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20
7 CONCLUSION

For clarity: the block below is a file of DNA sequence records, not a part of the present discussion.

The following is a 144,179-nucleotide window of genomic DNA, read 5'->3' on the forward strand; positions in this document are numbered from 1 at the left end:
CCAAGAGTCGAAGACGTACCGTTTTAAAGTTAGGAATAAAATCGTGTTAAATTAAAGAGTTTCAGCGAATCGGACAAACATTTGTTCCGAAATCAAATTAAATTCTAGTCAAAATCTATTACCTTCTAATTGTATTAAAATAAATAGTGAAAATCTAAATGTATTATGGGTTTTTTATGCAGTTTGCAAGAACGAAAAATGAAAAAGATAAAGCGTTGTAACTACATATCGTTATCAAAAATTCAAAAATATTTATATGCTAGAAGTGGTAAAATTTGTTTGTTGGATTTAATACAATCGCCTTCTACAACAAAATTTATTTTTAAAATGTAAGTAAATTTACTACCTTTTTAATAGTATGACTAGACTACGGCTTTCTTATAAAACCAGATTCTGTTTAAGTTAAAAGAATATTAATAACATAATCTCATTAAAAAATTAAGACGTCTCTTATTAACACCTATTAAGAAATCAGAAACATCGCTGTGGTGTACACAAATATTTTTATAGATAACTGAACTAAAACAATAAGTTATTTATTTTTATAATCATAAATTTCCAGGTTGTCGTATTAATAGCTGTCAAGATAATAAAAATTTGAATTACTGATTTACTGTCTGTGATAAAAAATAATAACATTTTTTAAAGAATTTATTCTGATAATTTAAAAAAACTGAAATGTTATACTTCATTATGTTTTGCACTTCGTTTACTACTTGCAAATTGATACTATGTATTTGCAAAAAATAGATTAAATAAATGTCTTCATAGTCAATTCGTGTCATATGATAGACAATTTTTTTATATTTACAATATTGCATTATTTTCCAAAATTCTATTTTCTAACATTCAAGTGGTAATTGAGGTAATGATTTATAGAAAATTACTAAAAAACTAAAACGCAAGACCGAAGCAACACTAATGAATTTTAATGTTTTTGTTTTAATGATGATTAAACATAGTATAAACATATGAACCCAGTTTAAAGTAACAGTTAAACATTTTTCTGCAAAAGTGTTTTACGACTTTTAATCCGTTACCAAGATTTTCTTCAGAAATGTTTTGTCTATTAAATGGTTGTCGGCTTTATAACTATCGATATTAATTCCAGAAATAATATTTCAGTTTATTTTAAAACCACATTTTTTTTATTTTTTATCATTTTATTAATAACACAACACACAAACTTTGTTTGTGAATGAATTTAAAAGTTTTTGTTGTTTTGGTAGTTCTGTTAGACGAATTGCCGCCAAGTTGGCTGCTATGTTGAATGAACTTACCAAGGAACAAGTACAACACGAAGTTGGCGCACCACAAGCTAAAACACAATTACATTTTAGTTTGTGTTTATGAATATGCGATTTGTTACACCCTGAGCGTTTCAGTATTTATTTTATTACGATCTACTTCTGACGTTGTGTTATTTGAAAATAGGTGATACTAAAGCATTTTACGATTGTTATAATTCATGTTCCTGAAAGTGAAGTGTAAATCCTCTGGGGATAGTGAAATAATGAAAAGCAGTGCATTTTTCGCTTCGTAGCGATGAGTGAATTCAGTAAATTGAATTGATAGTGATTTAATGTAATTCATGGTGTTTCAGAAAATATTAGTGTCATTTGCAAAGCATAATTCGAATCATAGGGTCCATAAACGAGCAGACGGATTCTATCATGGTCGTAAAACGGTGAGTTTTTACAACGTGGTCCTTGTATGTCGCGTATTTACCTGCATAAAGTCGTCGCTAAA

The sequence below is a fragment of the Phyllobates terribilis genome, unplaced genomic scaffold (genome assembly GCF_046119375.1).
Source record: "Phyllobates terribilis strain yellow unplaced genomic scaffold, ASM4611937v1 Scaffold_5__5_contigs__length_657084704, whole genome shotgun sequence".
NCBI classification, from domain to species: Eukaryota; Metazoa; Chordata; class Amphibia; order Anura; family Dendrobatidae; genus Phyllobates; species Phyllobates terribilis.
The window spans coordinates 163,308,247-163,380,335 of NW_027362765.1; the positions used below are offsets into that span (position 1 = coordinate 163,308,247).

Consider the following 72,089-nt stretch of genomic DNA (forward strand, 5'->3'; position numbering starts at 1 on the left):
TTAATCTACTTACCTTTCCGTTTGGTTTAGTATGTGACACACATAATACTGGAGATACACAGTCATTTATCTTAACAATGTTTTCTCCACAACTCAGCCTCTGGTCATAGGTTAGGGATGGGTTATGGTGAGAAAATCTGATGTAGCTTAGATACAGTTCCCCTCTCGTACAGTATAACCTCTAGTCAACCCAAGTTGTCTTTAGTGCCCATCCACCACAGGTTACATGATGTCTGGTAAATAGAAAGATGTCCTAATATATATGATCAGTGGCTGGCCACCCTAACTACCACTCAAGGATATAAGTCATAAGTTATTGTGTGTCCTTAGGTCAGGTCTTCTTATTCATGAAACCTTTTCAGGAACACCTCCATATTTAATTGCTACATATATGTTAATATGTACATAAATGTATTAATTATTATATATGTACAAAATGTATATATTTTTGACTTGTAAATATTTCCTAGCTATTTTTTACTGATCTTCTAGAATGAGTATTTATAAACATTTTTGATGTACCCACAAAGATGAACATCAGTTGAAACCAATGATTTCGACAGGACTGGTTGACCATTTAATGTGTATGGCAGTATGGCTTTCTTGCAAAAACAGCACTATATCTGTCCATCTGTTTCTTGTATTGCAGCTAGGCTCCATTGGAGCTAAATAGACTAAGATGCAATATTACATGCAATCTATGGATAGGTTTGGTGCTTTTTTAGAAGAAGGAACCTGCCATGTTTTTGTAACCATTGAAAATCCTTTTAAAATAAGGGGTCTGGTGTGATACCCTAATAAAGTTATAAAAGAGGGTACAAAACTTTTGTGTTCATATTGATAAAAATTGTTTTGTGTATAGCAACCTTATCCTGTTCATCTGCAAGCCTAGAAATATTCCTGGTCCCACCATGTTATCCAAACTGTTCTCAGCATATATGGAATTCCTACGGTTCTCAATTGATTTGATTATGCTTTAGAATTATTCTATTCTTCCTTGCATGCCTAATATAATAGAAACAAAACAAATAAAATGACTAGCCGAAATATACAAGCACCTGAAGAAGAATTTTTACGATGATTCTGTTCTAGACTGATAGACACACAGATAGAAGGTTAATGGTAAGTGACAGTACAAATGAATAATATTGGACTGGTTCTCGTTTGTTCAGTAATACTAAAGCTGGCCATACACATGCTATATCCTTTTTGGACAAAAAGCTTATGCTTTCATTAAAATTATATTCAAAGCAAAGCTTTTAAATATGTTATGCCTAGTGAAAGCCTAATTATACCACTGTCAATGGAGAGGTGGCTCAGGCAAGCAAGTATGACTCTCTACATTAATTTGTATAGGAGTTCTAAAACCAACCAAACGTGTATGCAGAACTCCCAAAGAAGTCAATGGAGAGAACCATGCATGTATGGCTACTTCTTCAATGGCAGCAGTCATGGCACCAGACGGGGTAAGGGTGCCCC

In this paper, an automatic adaptive **remeshing** method based on local mesh modification has been presented to simulate various 3D metal forming processes in large elastoplastic deformations. This process has been implemented with a small test displacement step **by** step in order to adapt automatically to the constantly changing physical fields and geometrical shapes. At each time-step, the **remeshing** iteration is repeated many times until the total number of optimal elements does not exceed a given threshold. This characteristic can avoid the useless iteration and reduce time cost. To avoid numerical **diffusion** during the mapping of variables, data transfer **error** is examined using analytical functions such as linear, quadratic, trigonometric and exponential with volumetric L2 **error** norms and **surface** one. The results show that these techniques illustrate different efficiency. So, in order to combine the advantage of these methods the SPR technique will be used to transfer the variables inside the domain and the SPR- P technique will be used to transfer the **surface** ones. Without equilibrate process, the numerical load-displacement curves under large displacement and/or high deformation rate show that after each **remeshing** step the system is not in mechanical equilibrium anymore. In fact, the numerical curves show a small fluctuation in the load-displacement response after each **remeshing** step. But with the proposed equilibrated process a good agreement with experimental data has been observed and the imbalance fluctuations are reduced significantly. Also, a good quality of elements is proven with the adaptive strategy, but a severe mesh distortion is observed without mesh adaptation which can significantly reduce the efficiency of numerical result. Finally, the overall results are very encouraging and show the efficiency and robustness of the proposed strategy to avoid mesh distortion and to simulate more complex geometry levels with a better filling of the die matrices compared to the standard approach. However, several points can be improved such as damage evolution. Moreover, it’s important to taking into account the contacts management between the piece and rigid tool to avoid any interpenetration.